The parties devote much of their argument to the question whether COGSA or the FAA has priority. "[W]hen two statutes are capable of co existence," however, "it is the duty of the courts, absent a clearly expressed congressional intention to the contrary, to regard each as effective." Morton v. Mancari, 417 U.S. 535, 551 (1974); Pittsburgh & Lake Erie R. Co. v. Railway Labor Executives' Assn., 491 U.S. 490, 510 (1989). There is no conflict unless COGSA by its own terms nullifies a foreign arbitration clause, and we choose to address that issue rather than assume nullification arguendo, as the Court of Appeals did. We consider the two arguments made by petitioner. The first is that a foreign arbitration clause lessens COGSA liability by increasing the transaction costs of obtaining relief. The second is that there is a risk foreign arbitrators will not apply COGSA.

The leading case for invalidation of a foreign forum selection clause is the opinion of the Court of Appeals for the Second Circuit in Indussa Corp. v. S. S. Ranborg, 377 F. 2d 200 (1967) (en banc). The court there found that COGSA invalidated a clause designating a foreign judicial forum because it "puts `a high hurdle' in the way of enforcing liability, and thus is an effective means for carriers to secure settlements lower than if cargo [owners] could sue in a convenient forum," id., at 203 (citation omitted). The court observed "there could be no assurance that [the foreign court] would apply [COGSA] in the same way as would an American tribunal subject to the uniform control of the Supreme Court," id., at 203-204. Following Indussa, the Courts of Appeals without exception have invalidated foreign forum selection clauses under §3(8). See Union Ins. Soc. of Canton, Ltd. v. S. S. Elikon, 642 F. 2d 721, 723-725 (CA4 1981); Conklin & Garrett, Ltd v. M/V Finnrose, 826 F. 2d 1441, 1442-1444 (CA5 1987); see also G. Gilmore & C. Black, Law of Admiralty 145-146, n. 23 (2d ed. 1975) (approving Indussa rule). As foreign arbitration clauses are but a subset of foreign forum selection clauses in general, Scherk v. Alberto Culver Co., 417 U.S. 506, 519 (1974), the Indussa holding has been extended to foreign arbitration clauses as well. See State Establishment for Agricultural Product Trading, supra, at 1580-1581; cf. Vimar Seguros y Reaseguros, supra, at 730 (assuming arguendo Indussa applies). The logic of that extension would be quite defensible, but we cannot endorse the reasoning or the conclusion of the Indussa rule itself.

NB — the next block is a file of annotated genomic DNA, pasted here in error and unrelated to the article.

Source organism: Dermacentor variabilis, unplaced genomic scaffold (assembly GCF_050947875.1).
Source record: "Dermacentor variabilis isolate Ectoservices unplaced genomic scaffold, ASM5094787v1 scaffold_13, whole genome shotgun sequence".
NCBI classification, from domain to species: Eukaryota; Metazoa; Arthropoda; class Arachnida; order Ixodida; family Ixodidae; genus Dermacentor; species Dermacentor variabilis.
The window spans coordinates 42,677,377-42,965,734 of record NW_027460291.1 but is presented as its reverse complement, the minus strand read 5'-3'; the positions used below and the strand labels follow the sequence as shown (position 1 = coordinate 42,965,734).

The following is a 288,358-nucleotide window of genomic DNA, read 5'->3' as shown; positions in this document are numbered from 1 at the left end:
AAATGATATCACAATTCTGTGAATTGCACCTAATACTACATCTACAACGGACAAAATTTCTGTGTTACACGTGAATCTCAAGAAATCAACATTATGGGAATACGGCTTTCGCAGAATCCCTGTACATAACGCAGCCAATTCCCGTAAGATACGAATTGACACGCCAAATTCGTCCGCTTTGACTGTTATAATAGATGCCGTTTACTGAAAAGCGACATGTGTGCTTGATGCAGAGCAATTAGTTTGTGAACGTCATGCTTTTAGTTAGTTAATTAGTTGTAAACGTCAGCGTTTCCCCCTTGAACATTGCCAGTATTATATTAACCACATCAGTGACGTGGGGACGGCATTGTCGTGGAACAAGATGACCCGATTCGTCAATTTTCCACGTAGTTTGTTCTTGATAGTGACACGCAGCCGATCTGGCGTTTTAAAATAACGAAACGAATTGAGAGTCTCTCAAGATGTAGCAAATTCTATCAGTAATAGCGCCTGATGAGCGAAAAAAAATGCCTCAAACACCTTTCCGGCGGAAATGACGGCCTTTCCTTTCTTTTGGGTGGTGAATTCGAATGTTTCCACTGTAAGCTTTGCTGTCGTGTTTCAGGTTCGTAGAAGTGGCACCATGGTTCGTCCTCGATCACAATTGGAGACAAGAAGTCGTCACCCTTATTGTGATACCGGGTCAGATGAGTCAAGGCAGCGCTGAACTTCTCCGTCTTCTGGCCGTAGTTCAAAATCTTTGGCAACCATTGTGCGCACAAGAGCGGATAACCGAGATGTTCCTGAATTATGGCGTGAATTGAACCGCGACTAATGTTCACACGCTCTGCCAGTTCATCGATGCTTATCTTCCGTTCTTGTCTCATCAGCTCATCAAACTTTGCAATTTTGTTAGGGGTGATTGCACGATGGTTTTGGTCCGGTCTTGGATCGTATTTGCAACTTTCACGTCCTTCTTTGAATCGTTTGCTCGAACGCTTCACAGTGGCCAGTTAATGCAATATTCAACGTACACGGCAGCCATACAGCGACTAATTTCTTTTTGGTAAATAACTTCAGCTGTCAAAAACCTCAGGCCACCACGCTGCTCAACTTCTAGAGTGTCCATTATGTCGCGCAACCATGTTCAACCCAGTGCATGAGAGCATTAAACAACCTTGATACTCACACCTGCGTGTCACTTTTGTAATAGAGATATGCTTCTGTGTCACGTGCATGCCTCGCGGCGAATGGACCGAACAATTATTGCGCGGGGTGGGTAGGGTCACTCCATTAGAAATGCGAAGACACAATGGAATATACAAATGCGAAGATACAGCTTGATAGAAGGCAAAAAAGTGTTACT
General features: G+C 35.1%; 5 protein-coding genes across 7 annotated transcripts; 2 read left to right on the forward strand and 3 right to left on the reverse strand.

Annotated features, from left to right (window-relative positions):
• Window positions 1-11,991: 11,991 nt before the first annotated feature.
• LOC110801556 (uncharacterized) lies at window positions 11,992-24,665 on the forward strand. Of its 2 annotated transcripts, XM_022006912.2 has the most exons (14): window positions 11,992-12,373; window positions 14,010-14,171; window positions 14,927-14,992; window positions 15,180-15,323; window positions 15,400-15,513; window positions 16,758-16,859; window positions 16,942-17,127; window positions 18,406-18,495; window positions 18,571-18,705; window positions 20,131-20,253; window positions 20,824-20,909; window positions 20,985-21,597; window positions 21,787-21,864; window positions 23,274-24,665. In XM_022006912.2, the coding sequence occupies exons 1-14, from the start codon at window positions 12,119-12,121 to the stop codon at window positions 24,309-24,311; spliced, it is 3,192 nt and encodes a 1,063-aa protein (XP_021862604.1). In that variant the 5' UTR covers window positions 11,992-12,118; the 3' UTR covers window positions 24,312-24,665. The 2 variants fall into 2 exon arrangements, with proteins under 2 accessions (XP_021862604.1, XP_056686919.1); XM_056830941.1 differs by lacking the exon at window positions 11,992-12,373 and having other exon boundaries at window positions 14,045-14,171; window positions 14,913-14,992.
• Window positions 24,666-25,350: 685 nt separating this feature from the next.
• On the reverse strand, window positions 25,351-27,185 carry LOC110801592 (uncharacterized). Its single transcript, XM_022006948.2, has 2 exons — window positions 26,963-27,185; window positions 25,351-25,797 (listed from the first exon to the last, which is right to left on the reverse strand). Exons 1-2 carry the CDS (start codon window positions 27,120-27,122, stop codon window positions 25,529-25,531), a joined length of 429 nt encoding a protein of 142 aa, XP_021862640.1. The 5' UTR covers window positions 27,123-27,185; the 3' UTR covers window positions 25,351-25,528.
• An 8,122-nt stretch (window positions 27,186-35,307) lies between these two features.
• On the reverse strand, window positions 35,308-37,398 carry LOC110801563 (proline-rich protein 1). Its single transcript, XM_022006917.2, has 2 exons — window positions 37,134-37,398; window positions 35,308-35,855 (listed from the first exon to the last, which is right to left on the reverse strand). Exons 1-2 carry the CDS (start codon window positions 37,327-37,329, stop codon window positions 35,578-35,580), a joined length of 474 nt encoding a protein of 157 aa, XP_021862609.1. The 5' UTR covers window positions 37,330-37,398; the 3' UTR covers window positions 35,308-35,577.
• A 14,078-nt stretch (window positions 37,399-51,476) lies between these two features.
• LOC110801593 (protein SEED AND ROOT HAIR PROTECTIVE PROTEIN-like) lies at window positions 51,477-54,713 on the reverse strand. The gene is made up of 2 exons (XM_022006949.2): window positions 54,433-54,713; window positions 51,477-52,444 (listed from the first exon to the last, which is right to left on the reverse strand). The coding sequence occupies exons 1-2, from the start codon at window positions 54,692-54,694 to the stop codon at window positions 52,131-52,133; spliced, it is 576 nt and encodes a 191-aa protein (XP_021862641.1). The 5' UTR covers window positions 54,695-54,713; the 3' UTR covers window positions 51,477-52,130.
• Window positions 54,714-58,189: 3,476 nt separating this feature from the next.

The determinative provision in COGSA, examined with care, does not support the arguments advanced first in Indussa and now by the petitioner. Section 3(8) of COGSA provides as follows:

"Any clause, covenant, or agreement in a contract of carriage relieving the carrier or the ship from liability for loss or damage to or in connection with the goods, arising from negligence, fault, or failure in the duties or obligations provided in this section, or lessening such liability otherwise than as provided in this chapter, shall be null and void and of no effect." 46 U. S. C. App. §1303(8).

The liability that may not be lessened is "liability for loss or damage . . . arising from negligence, fault, or failure in the duties or obligations provided in this section." The statute thus addresses the lessening of the specific liability imposed by the Act, without addressing the separate question of the means and costs of enforcing that liability. The difference is that between explicit statutory guarantees and the procedure for enforcing them, between applicable liability principles and the forum in which they are to be vindicated.

The liability imposed on carriers under COGSA §3 is defined by explicit standards of conduct, and it is designed to correct specific abuses by carriers. In the 19th century it was a prevalent practice for common carriers to insert clauses in bills of lading exempting themselves from liability for damage or loss, limiting the period in which plaintiffs had to present their notice of claim or bring suit, and capping any damages awards per package. See 2A M. Sturley, Benedict on Admiralty §11, pp. 2-2 to 2-3 (1995); 2 T. Schoenbaum, Admiralty and Maritime Law §10-13 (2d ed. 1994); Yancey, The Carriage of Goods: Hague, COGSA, Visby, and Hamburg, 57 Tulane L. Rev. 1238, 1239-1240 (1983). Thus, §3, entitled "Responsibilities and liabilities of carrier and ship," requires that the carrier "exercise due diligence to . . . [m]ake the ship seaworthy" and "[p]roperly man, equip, and supply the ship" before and at the beginning of the voyage, §3(1), "properly and carefully load, handle, stow, carry, keep, care for, and discharge the goods carried," §3(2), and issue a bill of lading with specified contents, §3(3). 46 U. S. C. App. §1303 (1), (2), and (3). Section 3(6) allows the cargo owner to provide notice of loss or damage within three days and to bring suit within one year. These are the substantive obligations and particular procedures that §3(8) prohibits a carrier from altering to its advantage in a bill of lading. Nothing in this section, however, suggests that the statute prevents the parties from agreeing to enforce these obligations in a particular forum. By its terms, it establishes certain duties and obligations, separate and apart from the mechanisms for their enforcement.